Diamond Bar High School

Fine arts: An unworthy struggle

I appreciate and enjoy the arts as much as anyone, and while I don’t want to sound like the parents who are only happy when their children pursue medicine or engineering, I am forced to recognize the fact that in our society, “I’m studying (insert art major here)” has become a euphemism for “I’m studying unemployment.”

The arts undoubtedly enrich our society and it would be an exaggeration to say that an arts degree is useless, but the fact of the matter is, life after college is cruel to art majors, as it favors those who have studied STEM related subjects and can readily contribute to a market that is driven by technological advancement. The skills learned during years of education in the fine arts or performing arts are not seen as marketable job skills, leaving students who have chosen to pursue the arts at a disadvantage in the job market.

This risk of financial security is most often the largest deterrent to pursuing the arts in college, and rightfully so. An art degree is just as expensive as any other, but the benefits of it do not outweigh the costs ‒ literally. According to a 2013 report published by Payscale, fine arts majors on average earn a starting salary of $31,800 per year, which is $18,756 less than the average annual income in the United States for someone with a college degree.

Additionally, a degree in the arts very rarely leads to an actual career in the arts. An article published in The Atlantic stated that only 10 percent of those who graduate with an art degree continue on to earn their living as artists. Because of the nature of the arts industry in regards to hiring, an arts degree may not even help when applying for jobs in your field of study as recruiters tend to favor candidates with relevant experience and a portfolio over those with art degrees, according to Kristen Harris, the owner of a staffing agency.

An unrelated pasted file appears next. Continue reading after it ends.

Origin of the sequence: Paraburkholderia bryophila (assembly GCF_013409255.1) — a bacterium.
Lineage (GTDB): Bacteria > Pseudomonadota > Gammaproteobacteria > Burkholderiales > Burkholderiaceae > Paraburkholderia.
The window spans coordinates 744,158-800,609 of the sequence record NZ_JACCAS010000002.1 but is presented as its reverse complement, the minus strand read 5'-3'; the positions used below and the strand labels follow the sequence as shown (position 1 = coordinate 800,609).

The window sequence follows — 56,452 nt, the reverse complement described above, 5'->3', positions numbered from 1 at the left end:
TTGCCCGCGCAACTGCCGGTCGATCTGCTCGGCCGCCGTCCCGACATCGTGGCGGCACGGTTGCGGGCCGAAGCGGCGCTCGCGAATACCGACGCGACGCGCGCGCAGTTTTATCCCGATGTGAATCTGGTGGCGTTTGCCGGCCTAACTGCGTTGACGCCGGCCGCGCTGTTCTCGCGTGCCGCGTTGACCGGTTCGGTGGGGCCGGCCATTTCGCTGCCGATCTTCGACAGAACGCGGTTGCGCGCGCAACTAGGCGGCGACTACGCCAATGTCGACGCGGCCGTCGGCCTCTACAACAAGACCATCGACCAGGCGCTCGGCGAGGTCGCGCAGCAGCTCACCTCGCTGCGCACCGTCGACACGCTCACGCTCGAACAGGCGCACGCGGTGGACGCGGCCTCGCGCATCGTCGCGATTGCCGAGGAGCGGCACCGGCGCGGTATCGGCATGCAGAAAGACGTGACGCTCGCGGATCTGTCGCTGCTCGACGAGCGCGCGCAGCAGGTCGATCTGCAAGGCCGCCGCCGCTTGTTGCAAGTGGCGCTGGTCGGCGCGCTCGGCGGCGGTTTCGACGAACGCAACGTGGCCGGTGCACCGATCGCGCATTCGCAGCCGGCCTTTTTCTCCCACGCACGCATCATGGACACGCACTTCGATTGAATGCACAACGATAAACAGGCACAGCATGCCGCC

It would be wiser to place your time during college studying a field that may help you find a job later on, should the dream of using art as a source of income not work out.

While I applaud those who are brave enough to pursue their passion of the arts in college regardless of all the reasons not to, the bottom line is that a degree in the arts isn’t going to help you pay the rent or make car payments. It is so easy to idealize a future of deviating from the traditional path and taking risks to follow a passion of art, but when reality hits, and it inevitably does for most, you’re left only with the realization of the truth behind the stereotype of a struggling artist.

1 Comment

  • Reply Douglas Campbell November 11, 2017 at 5:34 am

    Those who pursue the fine arts may well have something other than a big income in mind. That said, as one of your peers has pointed out, money buys a bit of happiness which might otherwise be missing, and sometimes it helps to have a plan, for following your muse doesn’t always pan out.

    Like

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